Washington Street Gallery presents ‘Through Her Lens: Women Photographers Of Mid-Coast Maine, 1895-1925’
October 3 @ 8:00 am - October 31 @ 5:00 pm
For the month of October, Eastport Arts Center’s Washington Street Gallery will feature Through Her Lens: Women Photographers Of Mid-Coast Maine, 1895-1925, an exhibition loaned by the Penobscot Marine Museum. Since photography’s inception in 1839, women have been involved in the making of images. Constance Fox Talbot experimented with photography even as her husband William Fox Talbot was perfecting his process, the calotype, which generated the world’s first photographic negative in 1841. A handful of women began opening daguerreotype studios in Europe and the United States in the early 1840s, and were among the first professionals in this technical field at a time when most women either didn’t work outside the home, or were employed as domestic servants, schoolteachers, nurses, or laborers in the textile industry.
Between 1895 and 1925, five Mid-Coast Maine women were producing striking photographs of their own. As far as we know, Evie Barbour, Joanna Colcord, Ida Crie, Harriet Hichborn, and Ruth Montgomery were never acquainted. Their circumstances, abilities, approaches, reasons for photographing, and the geographical range available to each of them for making pictures, varied widely. Colcord and Montgomery travelled with seafaring families to far-flung ports; Crie and Hichborn were enthusiastic and imaginative amateurs; and Barbour was a professional, producing real-photo postcards after the death of her first husband. This exhibit showcases the myriad subjects that caught the gaze of these women, in Maine and beyond. We are invited to look—through her lens—at unique views of coastal Maine life, portraits, intimate domestic scenes, life aboard ship, and bustling foreign ports.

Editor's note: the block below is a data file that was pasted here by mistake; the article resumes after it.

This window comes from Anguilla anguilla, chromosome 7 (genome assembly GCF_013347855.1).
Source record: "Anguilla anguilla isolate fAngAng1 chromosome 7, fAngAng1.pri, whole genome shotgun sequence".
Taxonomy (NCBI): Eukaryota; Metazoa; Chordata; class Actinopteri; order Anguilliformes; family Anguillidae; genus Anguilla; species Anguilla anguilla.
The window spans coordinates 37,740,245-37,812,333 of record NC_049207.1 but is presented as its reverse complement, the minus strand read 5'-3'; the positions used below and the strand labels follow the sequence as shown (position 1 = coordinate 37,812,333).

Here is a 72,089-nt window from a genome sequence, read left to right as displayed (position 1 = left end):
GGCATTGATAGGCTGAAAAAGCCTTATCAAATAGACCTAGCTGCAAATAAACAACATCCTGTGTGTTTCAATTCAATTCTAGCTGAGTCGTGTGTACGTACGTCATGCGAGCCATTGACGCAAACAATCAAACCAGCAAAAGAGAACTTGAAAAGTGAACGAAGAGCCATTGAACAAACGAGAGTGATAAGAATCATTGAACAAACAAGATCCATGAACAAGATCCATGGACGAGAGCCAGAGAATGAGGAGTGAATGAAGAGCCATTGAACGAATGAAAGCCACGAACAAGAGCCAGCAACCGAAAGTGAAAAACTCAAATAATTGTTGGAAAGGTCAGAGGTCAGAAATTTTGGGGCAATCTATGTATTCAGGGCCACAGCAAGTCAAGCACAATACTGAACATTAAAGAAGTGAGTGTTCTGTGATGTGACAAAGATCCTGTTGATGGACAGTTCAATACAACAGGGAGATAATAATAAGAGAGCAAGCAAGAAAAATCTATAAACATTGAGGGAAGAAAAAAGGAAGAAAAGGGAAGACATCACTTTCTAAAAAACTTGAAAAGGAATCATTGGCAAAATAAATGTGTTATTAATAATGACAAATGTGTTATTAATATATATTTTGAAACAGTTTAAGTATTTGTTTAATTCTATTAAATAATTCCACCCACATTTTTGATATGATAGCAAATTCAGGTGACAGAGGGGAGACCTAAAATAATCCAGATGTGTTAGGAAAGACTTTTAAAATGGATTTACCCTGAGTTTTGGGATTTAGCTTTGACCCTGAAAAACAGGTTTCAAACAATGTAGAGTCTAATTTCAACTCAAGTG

That these collections have been preserved, and are available to us today, suggests that the efforts of these women were recognized and respected by others, in many cases by their descendants. This exhibit explores the multitude of ways women mediated—through the lens of the camera—shifting roles in public and domestic life during a time of great social change in Maine and the nation. Women incorporated camera work into their daily lives, as artists, amateurs, preservationists, professionals, and as travelers and explorers, while photography altered the way men, women, and children saw the world, themselves, and each other.
Washington Street Gallery is open during EAC events, or by chance or by appointment. The Eastport Arts Center is at 36 Washington Street, Eastport and http://www.eastportartscenter.org, and is handicapped-accessible. More information about the exhibition, including photographer bios, may be found at http://penobscotmarinemuseum.org/magic-of-photography/through-her-lens/.